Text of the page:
Over 100 residents came to a meeting in West Roxbury on Jan. 6 to discuss concerns about the pipeline.
Among the facts presented by residents
- Spectra already purchased land from the quarry for the metering and regulation (M&R) station. This land was previously the site of a house that had become structurally unsound due to the quarry’s blasting. It is still zoned as residential but homes cannot be built there.
- The M&R station cannot be considered separately from the pipeline. They are part of the same project. The station will meter the amount of gas passing through so that the energy companies can put a dollar amount on it, and it will regulate the pressure of the gas, changing it from high-pressure to low-pressure so that it is able to flow through lower-pressure neighborhood distribution pipes and then into residential houses. The impact of the M&R station must be considered as part of the impact of the overall pipeline project.
- Spectra has not begun construction on the pipeline yet. They need regulatory approval of the Final Environmental Impact Statement which may come by the end of the month. The commission’s review is supposed to include review of possible alternate routes.
- Residential demand for gas is already being met. The energy companies want this pipeline to support the profitability of their changing infrastructure.
- Although Massachusetts has banned fracking as a method of obtaining gas from natural underground reserves, gas that has been fracked elsewhere can still pass through pipelines that run through Massachusetts, as it will in this project. The proposed AIM pipeline will run through four states; the West Roxbury Lateral pipeline is an offshoot that will take gas from Westwood into Boston.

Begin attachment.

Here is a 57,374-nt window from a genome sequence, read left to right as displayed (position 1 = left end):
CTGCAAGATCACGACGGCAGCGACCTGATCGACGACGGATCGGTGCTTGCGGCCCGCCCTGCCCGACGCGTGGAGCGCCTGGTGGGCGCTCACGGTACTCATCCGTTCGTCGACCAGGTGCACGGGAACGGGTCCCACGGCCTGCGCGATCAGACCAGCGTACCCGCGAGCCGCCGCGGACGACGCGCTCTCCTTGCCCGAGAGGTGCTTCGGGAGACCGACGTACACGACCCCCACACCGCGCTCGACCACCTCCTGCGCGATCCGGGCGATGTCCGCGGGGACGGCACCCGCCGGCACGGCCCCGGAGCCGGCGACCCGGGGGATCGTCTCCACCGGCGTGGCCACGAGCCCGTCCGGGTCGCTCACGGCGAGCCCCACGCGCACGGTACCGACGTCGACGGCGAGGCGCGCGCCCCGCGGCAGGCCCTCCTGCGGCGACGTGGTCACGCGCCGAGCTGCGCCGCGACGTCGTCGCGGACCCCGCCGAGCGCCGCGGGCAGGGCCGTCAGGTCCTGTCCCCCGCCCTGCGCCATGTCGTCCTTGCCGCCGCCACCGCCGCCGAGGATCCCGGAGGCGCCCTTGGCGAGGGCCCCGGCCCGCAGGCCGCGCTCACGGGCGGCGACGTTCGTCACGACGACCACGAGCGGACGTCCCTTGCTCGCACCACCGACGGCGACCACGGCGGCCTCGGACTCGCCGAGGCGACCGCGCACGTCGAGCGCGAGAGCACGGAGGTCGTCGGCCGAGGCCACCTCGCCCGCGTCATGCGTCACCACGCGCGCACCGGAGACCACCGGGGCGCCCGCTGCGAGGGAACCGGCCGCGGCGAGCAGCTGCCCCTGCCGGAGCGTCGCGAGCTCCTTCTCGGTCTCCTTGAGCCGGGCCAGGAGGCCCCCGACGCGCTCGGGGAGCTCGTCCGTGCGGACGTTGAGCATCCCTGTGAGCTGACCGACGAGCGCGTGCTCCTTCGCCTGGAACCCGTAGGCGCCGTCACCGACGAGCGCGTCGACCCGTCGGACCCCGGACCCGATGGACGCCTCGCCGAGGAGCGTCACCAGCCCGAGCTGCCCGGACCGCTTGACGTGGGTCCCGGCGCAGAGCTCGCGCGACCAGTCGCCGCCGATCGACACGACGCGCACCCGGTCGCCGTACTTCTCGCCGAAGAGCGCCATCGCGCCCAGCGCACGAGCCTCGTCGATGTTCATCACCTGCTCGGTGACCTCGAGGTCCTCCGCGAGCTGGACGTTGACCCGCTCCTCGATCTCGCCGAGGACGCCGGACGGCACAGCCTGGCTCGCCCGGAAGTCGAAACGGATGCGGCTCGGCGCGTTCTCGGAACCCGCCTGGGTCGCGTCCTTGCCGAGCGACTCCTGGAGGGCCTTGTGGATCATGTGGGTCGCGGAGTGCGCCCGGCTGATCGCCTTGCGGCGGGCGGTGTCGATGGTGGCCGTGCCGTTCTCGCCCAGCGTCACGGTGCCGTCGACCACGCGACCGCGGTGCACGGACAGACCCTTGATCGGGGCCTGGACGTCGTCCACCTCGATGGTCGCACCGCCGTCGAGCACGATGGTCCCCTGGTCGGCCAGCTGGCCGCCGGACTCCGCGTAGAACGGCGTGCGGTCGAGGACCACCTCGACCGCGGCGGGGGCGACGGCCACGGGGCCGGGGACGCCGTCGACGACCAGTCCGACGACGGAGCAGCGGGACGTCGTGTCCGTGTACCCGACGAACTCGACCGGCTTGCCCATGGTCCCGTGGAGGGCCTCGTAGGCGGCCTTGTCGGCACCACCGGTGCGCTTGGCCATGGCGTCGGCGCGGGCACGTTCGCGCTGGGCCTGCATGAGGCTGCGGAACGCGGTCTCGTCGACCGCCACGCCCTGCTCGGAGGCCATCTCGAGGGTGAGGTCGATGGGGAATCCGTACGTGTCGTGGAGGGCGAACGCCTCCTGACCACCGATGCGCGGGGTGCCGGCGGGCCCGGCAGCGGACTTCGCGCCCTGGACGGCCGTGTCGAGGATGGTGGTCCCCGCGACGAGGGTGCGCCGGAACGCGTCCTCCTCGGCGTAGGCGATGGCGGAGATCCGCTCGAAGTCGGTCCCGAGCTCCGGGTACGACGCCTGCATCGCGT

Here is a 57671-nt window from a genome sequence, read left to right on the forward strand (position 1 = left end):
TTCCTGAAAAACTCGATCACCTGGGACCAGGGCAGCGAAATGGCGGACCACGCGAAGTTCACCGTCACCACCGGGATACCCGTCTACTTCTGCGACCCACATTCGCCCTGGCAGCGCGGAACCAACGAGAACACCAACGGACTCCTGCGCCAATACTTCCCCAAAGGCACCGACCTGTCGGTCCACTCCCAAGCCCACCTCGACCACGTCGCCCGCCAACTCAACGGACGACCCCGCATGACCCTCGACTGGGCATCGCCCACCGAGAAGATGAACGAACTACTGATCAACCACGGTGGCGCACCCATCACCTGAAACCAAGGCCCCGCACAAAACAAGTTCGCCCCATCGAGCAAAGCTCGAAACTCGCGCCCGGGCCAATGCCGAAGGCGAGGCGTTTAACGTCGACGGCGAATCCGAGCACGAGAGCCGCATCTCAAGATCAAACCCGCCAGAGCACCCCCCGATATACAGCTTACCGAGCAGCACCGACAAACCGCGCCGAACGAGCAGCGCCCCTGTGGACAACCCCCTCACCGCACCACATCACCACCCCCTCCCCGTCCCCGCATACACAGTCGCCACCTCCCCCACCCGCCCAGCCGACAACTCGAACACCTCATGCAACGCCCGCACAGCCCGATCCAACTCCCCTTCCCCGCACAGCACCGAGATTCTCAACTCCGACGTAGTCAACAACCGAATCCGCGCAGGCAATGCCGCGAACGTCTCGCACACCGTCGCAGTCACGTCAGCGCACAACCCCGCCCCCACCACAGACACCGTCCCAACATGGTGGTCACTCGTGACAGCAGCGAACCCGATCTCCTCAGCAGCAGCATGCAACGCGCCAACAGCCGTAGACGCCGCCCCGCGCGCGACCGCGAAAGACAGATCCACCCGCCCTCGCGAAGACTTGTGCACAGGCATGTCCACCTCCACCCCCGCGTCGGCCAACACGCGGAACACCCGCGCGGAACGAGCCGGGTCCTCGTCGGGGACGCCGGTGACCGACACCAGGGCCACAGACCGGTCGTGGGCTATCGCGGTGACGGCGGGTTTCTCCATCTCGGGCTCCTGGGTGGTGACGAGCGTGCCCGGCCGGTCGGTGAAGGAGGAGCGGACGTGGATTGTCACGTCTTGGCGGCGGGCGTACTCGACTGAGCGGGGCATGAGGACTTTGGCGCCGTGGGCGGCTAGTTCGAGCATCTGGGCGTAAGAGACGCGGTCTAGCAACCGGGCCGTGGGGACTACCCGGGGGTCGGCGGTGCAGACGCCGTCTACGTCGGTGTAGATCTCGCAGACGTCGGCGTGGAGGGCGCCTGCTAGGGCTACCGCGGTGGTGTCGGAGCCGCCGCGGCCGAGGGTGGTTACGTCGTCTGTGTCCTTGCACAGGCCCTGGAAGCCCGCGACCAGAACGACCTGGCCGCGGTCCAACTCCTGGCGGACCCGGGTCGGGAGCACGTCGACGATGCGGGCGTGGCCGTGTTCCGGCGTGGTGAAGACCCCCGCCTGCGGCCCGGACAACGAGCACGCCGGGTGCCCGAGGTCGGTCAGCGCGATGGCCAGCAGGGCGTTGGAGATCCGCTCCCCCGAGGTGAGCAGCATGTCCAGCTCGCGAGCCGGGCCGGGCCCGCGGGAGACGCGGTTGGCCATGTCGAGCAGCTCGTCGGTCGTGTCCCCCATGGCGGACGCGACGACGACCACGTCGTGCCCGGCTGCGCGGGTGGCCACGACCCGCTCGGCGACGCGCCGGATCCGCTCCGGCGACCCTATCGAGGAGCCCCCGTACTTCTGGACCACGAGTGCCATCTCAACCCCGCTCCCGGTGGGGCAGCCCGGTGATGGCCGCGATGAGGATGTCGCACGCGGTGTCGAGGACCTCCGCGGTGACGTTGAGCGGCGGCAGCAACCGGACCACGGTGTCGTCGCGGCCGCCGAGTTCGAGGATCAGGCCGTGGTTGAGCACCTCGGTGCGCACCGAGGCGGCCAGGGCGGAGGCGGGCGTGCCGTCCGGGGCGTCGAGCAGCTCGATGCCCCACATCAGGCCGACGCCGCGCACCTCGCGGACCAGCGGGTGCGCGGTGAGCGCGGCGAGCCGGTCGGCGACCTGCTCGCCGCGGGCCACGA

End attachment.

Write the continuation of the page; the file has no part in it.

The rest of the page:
- Look for articles by Paul Horn and Ricky Harvey, along with a possible rebuttal by the industry or the regulatory body, in the upcoming issue of the West Roxbury Transcript.
- A coalition of environmental groups will rally at Boston City Hall on Wed, Jan 14 from 11-1 supporting an assortment of environmental issues.
Among the concerns that were raised
- The official assessment that there is a minimal risk reflects the probability of interference from the quarry’s blasting. It does not reflect the possibility of interference by a disturbed or malicious individual at the site of the above-ground M&R station.
- Why should anyone expect the gas company to maintain the new pipeline better than they maintain existing pipelines?
- Why doesn’t Spectra consider moving the pipeline route so that it doesn’t pass right next to the quarry? Presumably money is not an object for them here, especially as the pipeline has not been built yet?
- There was a distinction between activism to move the pipeline (to someone else’s neighborhood) and to stop the pipeline, along with recognition that people in attendance may have different views on this.
Among the ideas for volunteering
- In the past week, 15 volunteers doorknocked on 1,000 houses in three days. They found that neighborhood awareness of the pipeline project was generally very low. There are 3,000 houses in the high-risk neighborhood that SWRL would still like to target. Volunteers are needed.
- Please reach out to neighborhood public schools and to college students.
- Help design lawn signs.
- Contact TV stations.
- It would be great if someone could offer speaker trainings.
- Help determine residents’ legal options.